Heathrow airport has been no stranger to scrutiny from social media and the press this year – Zach Goldsmith has seen to that – though, with the launch of its ‘Coming Home for Christmas’ campaign, the ‘brand’ will be delighted to receive attention that doesn't revolve around a third runway this time around.   

The ad centres on the joy of being reunited with loved ones for the festive holiday, with Heathrow cannily employing an aging teddy bear couple to transmit its message and set those tear ducts off. Humans are fine – they do the job – but cuddly, sentient toys just ramp things up a notch on the cuteness scale, don’t they. Coming complete with a memorable soundtrack courtesy of Chas & Dave, the ad perfectly captures the moments that make Christmas such a special time of the year.

2. Alzheimer's Research UK - Santa Forgot

Bold, poignant and at times heart-breaking, with its 2016 campaign Alzheimer’s Research UK movingly raises awareness about a disease that does not discriminate. Narrated by Stephen Fry, ‘Santa Forgot’ tells us of the suffering experienced by a Father Christmas with dementia, and the pain of those who care for him. The ad delivers an acute reminder of just how tragic a condition Alzheimer’s is, and the importance of research in tackling its harrowing effects.

Of crucial importance to the charity was delivering campaign that educates viewers on the reality of dementia and Alzheimer’s. It’s a call-to-arms; a powerful advocacy of the role research must play in defeating a disease that affects over 850,000 people in the UK alone. It succeeds with aplomb, highlighting the plight of sufferers whilst making the viewing population sit up and think about what’s truly important in life. The key takeaway? Never take for granted the love of those who care about you.

1. Amazon Prime - Old Friends

Simple can be beautiful. Yes, a brand can spend multiple millions of pounds on CGI effects, celebrities, soundtracks and set designs. It’ll likely wow viewers up and down the country, generate a colossal number of video plays and trigger a catalogue of social media posts, too.

Yet, burrow down to the bedrock of what Christmas is supposed to encapsulate, and you’ll be hard-pressed to find a better, more touching message than the one communicated in Amazon Prime’s 2016 effort. A priest and his friend, an Imam, meet for a catch up. They share their news and a moan about sore knees over a cup of tea, then part ways, each with a lightbulb flickering in their head. Turns out, it’s the same lightbulb: support for those troublesome knees. This is Amazon Prime’s moment to shine, and it doesn’t disappoint, making the lives of both men that little bit more comfortable as both order the same product for the other.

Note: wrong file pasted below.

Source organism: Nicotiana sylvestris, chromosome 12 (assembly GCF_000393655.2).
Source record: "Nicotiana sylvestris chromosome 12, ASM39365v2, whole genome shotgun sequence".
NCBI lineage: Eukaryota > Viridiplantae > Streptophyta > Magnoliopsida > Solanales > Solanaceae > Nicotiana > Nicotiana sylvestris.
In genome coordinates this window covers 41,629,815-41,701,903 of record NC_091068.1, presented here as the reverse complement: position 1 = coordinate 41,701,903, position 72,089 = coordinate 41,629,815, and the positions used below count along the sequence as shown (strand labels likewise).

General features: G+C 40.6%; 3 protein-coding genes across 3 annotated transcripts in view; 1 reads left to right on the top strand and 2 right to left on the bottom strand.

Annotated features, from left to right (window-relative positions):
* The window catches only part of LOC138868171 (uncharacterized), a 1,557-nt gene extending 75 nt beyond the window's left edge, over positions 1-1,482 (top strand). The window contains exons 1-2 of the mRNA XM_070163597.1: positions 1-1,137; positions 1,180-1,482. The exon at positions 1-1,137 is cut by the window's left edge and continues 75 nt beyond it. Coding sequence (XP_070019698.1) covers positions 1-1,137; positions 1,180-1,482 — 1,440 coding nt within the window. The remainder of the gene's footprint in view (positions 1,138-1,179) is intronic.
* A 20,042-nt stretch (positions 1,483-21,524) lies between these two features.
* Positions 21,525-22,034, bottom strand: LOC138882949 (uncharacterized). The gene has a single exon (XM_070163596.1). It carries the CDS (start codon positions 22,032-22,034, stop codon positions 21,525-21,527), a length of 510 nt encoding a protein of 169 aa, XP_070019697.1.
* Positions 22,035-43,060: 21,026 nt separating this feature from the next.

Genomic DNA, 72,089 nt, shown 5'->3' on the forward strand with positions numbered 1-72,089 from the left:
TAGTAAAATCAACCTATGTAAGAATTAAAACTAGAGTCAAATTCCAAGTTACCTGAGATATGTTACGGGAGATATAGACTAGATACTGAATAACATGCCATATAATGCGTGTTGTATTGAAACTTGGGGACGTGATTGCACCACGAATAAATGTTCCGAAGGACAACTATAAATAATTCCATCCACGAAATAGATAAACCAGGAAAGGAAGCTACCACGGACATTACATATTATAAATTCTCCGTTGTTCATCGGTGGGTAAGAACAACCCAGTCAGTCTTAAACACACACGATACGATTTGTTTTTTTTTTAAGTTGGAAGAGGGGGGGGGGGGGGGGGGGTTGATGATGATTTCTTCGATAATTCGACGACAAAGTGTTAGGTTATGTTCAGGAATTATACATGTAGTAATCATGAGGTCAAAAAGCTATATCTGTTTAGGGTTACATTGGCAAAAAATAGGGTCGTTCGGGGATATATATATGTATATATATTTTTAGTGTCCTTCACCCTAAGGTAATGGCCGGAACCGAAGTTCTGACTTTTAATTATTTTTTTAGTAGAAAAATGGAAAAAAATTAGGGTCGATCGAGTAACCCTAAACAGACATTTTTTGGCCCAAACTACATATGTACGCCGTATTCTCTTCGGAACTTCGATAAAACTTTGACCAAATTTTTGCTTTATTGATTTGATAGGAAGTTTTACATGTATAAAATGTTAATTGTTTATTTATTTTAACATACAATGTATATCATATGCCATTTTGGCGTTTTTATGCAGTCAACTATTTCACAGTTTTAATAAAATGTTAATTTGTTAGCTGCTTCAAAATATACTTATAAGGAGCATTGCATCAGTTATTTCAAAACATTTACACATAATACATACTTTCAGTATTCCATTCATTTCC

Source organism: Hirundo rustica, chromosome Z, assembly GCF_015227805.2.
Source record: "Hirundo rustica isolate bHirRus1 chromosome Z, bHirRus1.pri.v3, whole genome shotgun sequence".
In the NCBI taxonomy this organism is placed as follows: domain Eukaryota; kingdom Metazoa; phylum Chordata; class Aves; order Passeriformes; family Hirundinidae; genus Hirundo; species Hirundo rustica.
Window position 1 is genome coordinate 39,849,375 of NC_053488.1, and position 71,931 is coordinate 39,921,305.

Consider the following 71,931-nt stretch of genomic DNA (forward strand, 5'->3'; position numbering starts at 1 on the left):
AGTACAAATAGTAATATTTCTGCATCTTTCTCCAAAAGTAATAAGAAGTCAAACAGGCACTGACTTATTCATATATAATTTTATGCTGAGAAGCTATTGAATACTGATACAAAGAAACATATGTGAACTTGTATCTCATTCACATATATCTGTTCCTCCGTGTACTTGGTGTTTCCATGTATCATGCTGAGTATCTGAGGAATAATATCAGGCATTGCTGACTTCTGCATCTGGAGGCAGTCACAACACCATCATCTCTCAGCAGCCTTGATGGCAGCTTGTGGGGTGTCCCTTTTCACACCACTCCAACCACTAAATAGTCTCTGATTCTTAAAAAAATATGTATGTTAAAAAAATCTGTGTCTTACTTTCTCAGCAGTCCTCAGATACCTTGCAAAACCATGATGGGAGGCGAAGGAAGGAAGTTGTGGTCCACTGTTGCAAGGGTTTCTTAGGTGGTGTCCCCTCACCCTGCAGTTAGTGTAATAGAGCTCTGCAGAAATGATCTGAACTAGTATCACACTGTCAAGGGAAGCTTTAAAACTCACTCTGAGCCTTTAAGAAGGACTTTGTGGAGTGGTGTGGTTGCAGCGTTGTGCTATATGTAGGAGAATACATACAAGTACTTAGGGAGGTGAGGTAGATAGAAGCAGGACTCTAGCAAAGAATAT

The beauty of this advert floats through its key message, and the context behind it. In a year particularly tainted by political and social tension, Amazon Prime delivers a timely reminder of what truly matters. Strip away faith, politics and ethnic origins, and what you’re left with are human beings. All different but very much the same; all capable of love and kindness. It teaches us a lesson about tolerance, peace and friendship with a powerful simplicity – and that, dear reader, should be what Christmas is all about.


Allegro - 'English'

Allegro doesn’t sell productions in the UK. Few Brits – if any – have even heard of the brand. And yet, this year, the Polish auction website has come mightily close to fully commandeering the Christmas bragging rights.

There’s a good reason for this: it’s a delight of a festive TV advertising campaign. A poignant ode to the culture of migration that pervades through much of Poland – and the impact it has on families – ‘English’ follows an elderly man and his attempts to master the language. Bringing humour and warmth in spades, the ad leaves viewers guessing at the motivations behind his travails: ‘why is he giving death threats in English to a rubber duck’, many a social media update will enquire.

All becomes abundantly clear when he packs his bags and touches down in the UK: our protagonist has spent months struggling with a foreign language, just so that he can say hello to his young grandson in his native tongue. Little did Allegro know it would consequently have squadrons of social media users eating out of the palm of its hand.